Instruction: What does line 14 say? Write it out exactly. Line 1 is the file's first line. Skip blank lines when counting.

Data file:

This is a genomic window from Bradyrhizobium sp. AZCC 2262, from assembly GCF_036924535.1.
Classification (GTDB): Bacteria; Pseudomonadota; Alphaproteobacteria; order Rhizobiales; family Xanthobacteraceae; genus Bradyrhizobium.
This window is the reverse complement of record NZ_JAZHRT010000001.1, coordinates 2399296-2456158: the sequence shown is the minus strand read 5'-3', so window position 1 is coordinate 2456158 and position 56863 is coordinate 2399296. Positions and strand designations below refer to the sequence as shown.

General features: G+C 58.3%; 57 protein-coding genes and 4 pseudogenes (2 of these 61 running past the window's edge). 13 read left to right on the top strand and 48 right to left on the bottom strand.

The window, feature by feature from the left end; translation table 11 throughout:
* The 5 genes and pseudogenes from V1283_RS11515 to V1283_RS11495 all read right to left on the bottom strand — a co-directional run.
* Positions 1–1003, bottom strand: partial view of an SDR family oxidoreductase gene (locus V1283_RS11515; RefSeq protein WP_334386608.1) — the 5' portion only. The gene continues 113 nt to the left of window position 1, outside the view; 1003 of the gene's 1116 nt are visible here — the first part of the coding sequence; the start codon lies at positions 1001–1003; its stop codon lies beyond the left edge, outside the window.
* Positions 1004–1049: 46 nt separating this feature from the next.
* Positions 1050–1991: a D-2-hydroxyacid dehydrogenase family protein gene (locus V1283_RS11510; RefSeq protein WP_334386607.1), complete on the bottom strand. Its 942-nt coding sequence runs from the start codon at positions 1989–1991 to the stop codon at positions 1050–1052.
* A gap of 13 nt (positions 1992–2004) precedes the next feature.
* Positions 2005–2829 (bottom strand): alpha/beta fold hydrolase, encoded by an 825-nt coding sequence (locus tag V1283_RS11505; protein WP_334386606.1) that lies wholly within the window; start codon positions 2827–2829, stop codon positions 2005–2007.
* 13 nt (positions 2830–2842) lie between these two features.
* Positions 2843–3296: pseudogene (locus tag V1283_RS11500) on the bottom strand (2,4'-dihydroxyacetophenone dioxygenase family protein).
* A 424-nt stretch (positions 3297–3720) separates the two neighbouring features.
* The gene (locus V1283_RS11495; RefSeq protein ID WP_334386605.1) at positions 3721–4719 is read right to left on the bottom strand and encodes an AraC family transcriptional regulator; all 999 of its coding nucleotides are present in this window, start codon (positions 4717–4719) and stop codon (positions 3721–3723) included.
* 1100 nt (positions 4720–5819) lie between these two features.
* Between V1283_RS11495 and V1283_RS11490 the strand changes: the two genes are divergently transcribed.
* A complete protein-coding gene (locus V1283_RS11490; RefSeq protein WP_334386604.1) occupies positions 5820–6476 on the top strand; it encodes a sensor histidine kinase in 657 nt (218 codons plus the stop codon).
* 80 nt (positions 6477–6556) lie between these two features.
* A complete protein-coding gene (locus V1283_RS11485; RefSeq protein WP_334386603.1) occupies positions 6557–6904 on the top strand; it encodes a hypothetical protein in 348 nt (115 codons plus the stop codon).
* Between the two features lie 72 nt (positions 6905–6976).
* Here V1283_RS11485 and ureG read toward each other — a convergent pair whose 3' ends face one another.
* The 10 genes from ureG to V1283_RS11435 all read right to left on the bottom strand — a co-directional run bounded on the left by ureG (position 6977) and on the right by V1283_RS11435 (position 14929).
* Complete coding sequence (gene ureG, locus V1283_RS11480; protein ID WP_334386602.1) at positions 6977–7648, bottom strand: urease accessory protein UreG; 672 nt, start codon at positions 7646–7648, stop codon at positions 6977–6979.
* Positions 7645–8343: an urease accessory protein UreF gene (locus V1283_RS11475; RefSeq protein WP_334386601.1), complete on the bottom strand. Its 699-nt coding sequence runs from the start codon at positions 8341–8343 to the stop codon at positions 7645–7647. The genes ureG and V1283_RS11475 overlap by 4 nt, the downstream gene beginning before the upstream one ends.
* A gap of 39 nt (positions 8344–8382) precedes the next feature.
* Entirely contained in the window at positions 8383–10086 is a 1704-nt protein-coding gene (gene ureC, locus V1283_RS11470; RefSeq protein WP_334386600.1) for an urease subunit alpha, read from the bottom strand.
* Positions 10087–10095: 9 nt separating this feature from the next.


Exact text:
* A 424-nt stretch (positions 3297–3720) separates the two neighbouring features.